November 30, 2009
By JOE SIMNACHER
The Dallas Morning News
Jack Elliot Myers worked throughout his adult life to write poems to get closer to people. For more than 30 years he shared his poetic insights with students at Southern Methodist University, where he had served as director of creative writing for seven years.
Mr. Myers died Monday at his Mesquite home of complications of liver failure. He would have been 68 years old Sunday.
He received many honors for his work, including being selected as poet laureate of Texas in 2003-04. He was also co-founder, with his wife, Thea Temple, of the Writer's Garret in Dallas.
A memorial service will be early next year, after SMU classes resume.
A thrust behind Mr. Myers' teaching was to help young writers overcome the notion that creative writers were separated from much of society, his wife said.
"There's almost a poetic snobbery out there and that bothered him," Ms. Temple said. "He felt that writing was so basic to being human and that he wanted to connect with people on a deep level, and he wanted them to connect with him.
"He was all about putting poetry in common speech and making it accessible. He felt that if you had to shroud it in mystery and elusiveness that you were missing the point."
Mr. Myers was born in Lynn, Mass., and grew up in Winthrop Beach, near Boston, where he developed an early passion for language.
In his 20s and 30s, he studied poetry on his own, supporting himself with a variety of jobs, including coffeehouse manager and house painter.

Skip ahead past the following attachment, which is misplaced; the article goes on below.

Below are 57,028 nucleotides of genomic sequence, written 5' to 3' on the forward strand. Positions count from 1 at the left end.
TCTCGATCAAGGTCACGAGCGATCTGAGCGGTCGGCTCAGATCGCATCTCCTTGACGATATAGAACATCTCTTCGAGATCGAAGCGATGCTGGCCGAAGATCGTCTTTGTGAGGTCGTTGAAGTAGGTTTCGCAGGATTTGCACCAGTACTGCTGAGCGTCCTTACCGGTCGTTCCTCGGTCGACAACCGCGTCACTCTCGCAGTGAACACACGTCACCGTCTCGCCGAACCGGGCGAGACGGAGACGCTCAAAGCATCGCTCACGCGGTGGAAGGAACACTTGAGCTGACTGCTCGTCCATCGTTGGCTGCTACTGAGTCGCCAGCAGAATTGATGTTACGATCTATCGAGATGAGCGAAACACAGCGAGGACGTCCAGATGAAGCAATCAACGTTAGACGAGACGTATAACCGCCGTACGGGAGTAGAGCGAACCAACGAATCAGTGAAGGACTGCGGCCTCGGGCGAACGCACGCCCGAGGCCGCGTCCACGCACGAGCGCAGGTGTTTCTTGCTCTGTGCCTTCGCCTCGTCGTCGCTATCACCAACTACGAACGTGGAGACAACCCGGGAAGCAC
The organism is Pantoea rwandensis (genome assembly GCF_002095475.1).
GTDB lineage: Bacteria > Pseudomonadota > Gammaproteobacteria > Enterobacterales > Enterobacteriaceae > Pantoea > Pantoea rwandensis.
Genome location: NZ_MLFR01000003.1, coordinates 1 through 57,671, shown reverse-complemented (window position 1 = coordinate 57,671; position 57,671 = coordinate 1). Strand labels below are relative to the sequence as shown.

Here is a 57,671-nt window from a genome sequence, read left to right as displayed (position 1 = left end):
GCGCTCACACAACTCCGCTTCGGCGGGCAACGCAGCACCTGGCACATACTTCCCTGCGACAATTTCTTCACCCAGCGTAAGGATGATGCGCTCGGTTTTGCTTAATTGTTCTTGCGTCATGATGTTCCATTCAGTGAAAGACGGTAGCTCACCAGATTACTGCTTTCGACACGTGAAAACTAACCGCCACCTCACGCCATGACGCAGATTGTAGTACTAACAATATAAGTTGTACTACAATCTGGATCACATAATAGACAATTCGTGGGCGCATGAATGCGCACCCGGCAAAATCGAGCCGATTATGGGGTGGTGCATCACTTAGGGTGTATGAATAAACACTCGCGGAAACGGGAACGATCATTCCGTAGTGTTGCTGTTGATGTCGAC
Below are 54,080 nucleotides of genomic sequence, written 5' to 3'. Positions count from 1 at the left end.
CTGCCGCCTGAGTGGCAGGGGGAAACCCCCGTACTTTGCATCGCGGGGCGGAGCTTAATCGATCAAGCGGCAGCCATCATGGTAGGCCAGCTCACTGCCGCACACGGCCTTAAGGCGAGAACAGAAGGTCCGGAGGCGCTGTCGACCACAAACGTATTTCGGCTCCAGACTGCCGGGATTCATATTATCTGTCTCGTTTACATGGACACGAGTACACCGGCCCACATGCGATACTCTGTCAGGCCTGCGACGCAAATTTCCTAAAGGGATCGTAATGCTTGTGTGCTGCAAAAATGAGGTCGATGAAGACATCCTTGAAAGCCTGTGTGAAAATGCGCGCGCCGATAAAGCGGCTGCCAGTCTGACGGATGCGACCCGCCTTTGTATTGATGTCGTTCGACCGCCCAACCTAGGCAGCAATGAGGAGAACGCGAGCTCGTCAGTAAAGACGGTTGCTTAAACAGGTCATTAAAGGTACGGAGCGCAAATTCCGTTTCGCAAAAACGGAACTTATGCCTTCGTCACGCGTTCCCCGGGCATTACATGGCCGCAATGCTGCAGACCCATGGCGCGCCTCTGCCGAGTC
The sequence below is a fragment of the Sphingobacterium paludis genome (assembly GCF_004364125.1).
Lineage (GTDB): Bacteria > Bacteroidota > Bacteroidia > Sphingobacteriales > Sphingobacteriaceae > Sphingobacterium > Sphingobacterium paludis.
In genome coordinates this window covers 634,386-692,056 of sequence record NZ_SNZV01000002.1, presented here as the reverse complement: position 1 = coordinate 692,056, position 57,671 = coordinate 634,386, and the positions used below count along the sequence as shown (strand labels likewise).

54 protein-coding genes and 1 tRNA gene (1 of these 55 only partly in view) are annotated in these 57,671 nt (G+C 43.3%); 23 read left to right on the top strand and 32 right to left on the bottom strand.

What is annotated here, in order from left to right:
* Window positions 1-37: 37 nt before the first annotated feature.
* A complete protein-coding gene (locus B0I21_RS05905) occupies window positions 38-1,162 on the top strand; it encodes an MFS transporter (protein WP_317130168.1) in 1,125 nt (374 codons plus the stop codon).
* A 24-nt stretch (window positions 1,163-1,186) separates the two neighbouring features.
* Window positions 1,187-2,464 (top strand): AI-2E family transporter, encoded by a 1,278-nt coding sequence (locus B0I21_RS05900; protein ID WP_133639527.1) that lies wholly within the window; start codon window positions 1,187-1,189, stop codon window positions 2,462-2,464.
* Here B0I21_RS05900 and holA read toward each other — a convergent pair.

Mr. Myers started his formal higher education at the University of Massachusetts, where he earned a bachelor's degree in English literature in 1970.
He moved to Iowa City, Iowa, where he attended the Iowa Writers Workshop.
Mr. Myers earned a master's degree in poetry writing from the University of Iowa in 1972.
In 1975, he moved to Dallas, where he joined the SMU faculty, and became program chairman of the English department.
Mr. Myers had been on medical leave from SMU for about a year, his wife said. Cancer treatments had damaged his liver, she said. He last taught at SMU in the spring of 2008.
He was the author of 18 books of and about poetry. His most recent collections include Routine Heaven; a college textbook, The Poet's Portable Workshop; and The Glowing River: New & Selected Poems, winner of the 2001 Violet Crow Award for best literary book in Texas.
His As Long As You're Happy, a 1985 collection of his poems, won the National Poetry Series.
Mr. Myers also edited anthologies.
In 1994, he and his wife founded the Writer's Garret, a nonprofit literary center in Dallas.
His honors included two fellowships from the National Endowment for the Arts and multiple university residencies. He was co-vice-president for the Associated Writing Programs from 1993 to 1995.
Mr. Myers had been married twice before.
In addition to his wife of 16 years, Mr. Myers is survived by two sons, Ben Myers of Columbia, Md., and Seth Myers of Plano; a daughter, Jessie Myers of Plano; a brother, Marshall "Monk" Myers of Sarasota, Fla.; two sisters, Sandi Myers Bender of Delray Beach, Fla., and Ellen Fontana of Marina Del Rey, Calif.; and one grandchild.
Memorials may be made to the Writer's Garret, P.O. Box 140530, Dallas, Texas 75214-0530.
Details of his memorial service will be posted on the Writer's Garret Web site, writersgarret.org.
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